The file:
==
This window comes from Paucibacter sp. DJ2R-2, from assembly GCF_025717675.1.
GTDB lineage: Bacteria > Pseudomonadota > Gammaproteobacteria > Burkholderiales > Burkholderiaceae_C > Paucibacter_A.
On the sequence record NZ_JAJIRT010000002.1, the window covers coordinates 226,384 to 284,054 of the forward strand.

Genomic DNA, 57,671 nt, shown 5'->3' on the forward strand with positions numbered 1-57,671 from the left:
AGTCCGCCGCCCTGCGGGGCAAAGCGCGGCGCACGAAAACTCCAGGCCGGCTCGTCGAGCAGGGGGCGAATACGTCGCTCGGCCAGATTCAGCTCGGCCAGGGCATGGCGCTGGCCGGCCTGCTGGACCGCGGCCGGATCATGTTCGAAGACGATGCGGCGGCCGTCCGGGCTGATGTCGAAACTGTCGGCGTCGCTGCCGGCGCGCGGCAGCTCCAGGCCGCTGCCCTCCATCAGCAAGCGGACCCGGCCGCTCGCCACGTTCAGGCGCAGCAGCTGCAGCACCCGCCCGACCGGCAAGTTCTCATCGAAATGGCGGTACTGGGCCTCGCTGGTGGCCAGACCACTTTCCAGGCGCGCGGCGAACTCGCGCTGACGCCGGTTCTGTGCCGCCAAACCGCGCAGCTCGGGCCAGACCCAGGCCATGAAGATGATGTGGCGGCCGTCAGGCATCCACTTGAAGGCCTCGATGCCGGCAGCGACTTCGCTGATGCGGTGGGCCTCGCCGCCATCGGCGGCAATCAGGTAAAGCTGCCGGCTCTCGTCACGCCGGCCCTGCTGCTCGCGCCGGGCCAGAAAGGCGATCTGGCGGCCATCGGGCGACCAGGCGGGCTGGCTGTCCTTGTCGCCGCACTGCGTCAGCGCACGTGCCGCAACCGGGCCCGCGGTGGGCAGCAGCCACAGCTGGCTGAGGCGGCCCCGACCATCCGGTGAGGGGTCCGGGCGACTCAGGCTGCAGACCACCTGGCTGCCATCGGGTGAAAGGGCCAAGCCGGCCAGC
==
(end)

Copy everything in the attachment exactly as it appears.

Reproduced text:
This window comes from Paucibacter sp. DJ2R-2, from assembly GCF_025717675.1.
GTDB lineage: Bacteria > Pseudomonadota > Gammaproteobacteria > Burkholderiales > Burkholderiaceae_C > Paucibacter_A.
On the sequence record NZ_JAJIRT010000002.1, the window covers coordinates 226,384 to 284,054 of the forward strand.

Genomic DNA, 57,671 nt, shown 5'->3' on the forward strand with positions numbered 1-57,671 from the left:
AGTCCGCCGCCCTGCGGGGCAAAGCGCGGCGCACGAAAACTCCAGGCCGGCTCGTCGAGCAGGGGGCGAATACGTCGCTCGGCCAGATTCAGCTCGGCCAGGGCATGGCGCTGGCCGGCCTGCTGGACCGCGGCCGGATCATGTTCGAAGACGATGCGGCGGCCGTCCGGGCTGATGTCGAAACTGTCGGCGTCGCTGCCGGCGCGCGGCAGCTCCAGGCCGCTGCCCTCCATCAGCAAGCGGACCCGGCCGCTCGCCACGTTCAGGCGCAGCAGCTGCAGCACCCGCCCGACCGGCAAGTTCTCATCGAAATGGCGGTACTGGGCCTCGCTGGTGGCCAGACCACTTTCCAGGCGCGCGGCGAACTCGCGCTGACGCCGGTTCTGTGCCGCCAAACCGCGCAGCTCGGGCCAGACCCAGGCCATGAAGATGATGTGGCGGCCGTCAGGCATCCACTTGAAGGCCTCGATGCCGGCAGCGACTTCGCTGATGCGGTGGGCCTCGCCGCCATCGGCGGCAATCAGGTAAAGCTGCCGGCTCTCGTCACGCCGGCCCTGCTGCTCGCGCCGGGCCAGAAAGGCGATCTGGCGGCCATCGGGCGACCAGGCGGGCTGGCTGTCCTTGTCGCCGCACTGCGTCAGCGCACGTGCCGCAACCGGGCCCGCGGTGGGCAGCAGCCACAGCTGGCTGAGGCGGCCCCGACCATCCGGTGAGGGGTCCGGGCGACTCAGGCTGCAGACCACCTGGCTGCCATCGGGTGAAAGGGCCAAGCCGGCCAGC